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Child smiling into camera while putting sunscreen on their face near the beach

Sunscreen Explained: How to Choose the Right Sunscreen

You’ve waited all winter for it, and it’s finally arrived — summer! It’s time for some fun in the sun, but there’s nothing fun about sunburns or skin damage. Choosing the right sunscreen can protect your skin and your summer plans.

Why You Need Sunscreen

Sunscreen is meant to protect your skin from ultraviolet (UV) rays that come from the sun. There are two different types of ultraviolet waves we want to block out:

  • UVA rays can cause lasting skin damage and skin cancer.
  • UVB rays can cause sunburns, as well as skin damage and skin cancer.

Who Should Wear Sunscreen and How Often?

Babies under 6 months have highly sensitive skin and should NOT wear sunscreen or be exposed to the sun. Everyone else should be slathering it on every day — hot or cold, rain or shine. Even if you’re inside most of the time, you still get sun exposure — walking to your car, chatting with your neighbor, even sitting next to a window. So, maybe you’re not getting sunburned, but it can still be causing damage to your skin.

What Kind of Sunscreen Should You Get?

When it comes to sunscreen, one thing’s for sure — you’ve got options. Go to the store and you’ll see shelf-upon-shelf of the stuff. Buying makeup or moisturizer? There’s a good chance you’ll see it in there too. So, how do you choose?

Moisturizers and makeup with sunscreen are great for days that you’re only getting brief sun exposure. But they’re not going to cut it on days when you’re out and about. Here’s what to look for in a sunscreen:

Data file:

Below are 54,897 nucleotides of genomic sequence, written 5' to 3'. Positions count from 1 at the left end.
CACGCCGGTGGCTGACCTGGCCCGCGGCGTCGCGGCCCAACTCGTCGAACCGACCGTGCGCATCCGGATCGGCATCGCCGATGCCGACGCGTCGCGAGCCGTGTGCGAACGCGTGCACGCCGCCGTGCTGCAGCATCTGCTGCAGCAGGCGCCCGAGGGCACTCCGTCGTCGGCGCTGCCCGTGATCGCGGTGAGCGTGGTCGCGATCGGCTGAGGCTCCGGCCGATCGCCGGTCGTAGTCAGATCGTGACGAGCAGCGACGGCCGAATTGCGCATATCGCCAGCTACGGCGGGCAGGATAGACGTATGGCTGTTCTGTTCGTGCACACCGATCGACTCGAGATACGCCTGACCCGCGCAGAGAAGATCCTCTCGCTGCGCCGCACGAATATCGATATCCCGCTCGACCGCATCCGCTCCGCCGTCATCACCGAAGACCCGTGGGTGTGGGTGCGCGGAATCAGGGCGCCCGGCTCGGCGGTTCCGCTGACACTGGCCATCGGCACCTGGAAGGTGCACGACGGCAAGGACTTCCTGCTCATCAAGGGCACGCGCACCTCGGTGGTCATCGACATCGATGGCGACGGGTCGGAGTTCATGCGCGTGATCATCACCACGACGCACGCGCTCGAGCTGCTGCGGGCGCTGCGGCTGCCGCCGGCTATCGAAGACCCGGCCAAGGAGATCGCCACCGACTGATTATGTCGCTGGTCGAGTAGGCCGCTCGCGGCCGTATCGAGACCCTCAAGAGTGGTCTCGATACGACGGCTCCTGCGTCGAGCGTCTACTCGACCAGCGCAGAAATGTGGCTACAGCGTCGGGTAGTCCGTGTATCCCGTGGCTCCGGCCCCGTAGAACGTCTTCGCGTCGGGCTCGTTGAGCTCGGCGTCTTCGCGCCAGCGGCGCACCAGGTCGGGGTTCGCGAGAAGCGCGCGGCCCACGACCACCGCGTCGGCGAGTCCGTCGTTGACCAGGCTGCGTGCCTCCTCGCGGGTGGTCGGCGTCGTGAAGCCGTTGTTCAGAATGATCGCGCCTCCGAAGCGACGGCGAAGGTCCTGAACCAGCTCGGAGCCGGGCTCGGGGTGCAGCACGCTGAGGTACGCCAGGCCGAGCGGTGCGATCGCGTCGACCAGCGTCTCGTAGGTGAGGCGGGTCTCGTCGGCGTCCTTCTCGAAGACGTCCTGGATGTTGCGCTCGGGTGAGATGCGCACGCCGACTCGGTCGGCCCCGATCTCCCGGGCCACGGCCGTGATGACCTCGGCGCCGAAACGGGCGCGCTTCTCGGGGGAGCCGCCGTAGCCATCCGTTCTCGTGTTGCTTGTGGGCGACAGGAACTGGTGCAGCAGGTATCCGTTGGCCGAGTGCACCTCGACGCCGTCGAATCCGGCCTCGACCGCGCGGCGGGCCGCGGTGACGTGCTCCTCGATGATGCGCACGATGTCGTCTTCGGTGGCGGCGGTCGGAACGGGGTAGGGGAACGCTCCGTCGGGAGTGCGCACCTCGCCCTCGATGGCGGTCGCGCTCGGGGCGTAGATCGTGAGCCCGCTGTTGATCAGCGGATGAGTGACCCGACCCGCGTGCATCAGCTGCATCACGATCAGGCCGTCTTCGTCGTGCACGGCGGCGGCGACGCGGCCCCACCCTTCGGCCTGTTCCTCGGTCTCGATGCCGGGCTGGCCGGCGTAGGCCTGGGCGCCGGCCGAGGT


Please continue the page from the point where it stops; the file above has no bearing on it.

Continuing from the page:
Broad Spectrum

Broad spectrum sunscreen shields your skin from both UVA and UVB rays. If the label doesn’t say “broad spectrum,” just keep looking.


SPF (sun protection factor) tells you how effective the sunscreen should be in shielding UVB rays to keep you from burning. For everyday use, a minimum of SPF 15 should be fine. On days that you’re getting more sun exposure, like a day at the pool or a picnic in the park, go for SPF 30 or higher. Just remember that the higher SPF does NOT mean you can go longer before reapplying!

Water Resistant

Water resistant formulas stay on better when you’re wet. They are also less likely to run into your eyes when you’re sweating, which makes them great for athletes, too.

Active Ingredients: Mineral-Based or Chemical-Based

Most experts agree that the most effective sunscreens contain both chemical and mineral (physical) barriers. You may be a little concerned when you hear the word “chemical,” but the American Academy of Dermatology states, “Scientific evidence supports the benefits of using sunscreen to minimize short-term and long-term damage to the skin from the sun’s rays. Preventing skin cancer and sunburn outweigh any unproven claims of toxicity or human health hazard from ingredients in sunscreens.”

To help you choose an effective product, look for the Skin Cancer Foundation’s seal of safe and effective sun protection.

How to Apply Sunscreen

Here are your three most important sunscreen application tips:

  • Apply 30 minutes prior. Sunscreen takes a little time to start working. Apply it 30 minutes before sun exposure.
  • Use 1 ounce. Use 1 ounce (about a shot-glass full), and be careful not to miss any spots. Remember to protect often-overlooked areas, like your scalp and your feet.
  • Reapply every two hours. You must reapply the entire 1 ounce every two hours. You should always reapply right after being in the water or after sweating excessively.

Creams, Gels, Sprays, Sticks: Which One Works the Best?

The good news is they can all be effective — as long as you use enough and reapply often. Gels can be especially useful for “hairy areas” like men’s legs or on the scalp. Sprays can be easy way to spread it around. Sticks are great for around the eyes.

Other Sun Safety Tips

Sunscreen cannot completely block all UV rays, which why it’s important to take additional steps to protect yourself from the sun, like sitting in the shade, wearing protective clothes and hats, and avoiding the sun between 10 a.m. and 2 p.m. when the sun’s rays are strongest.


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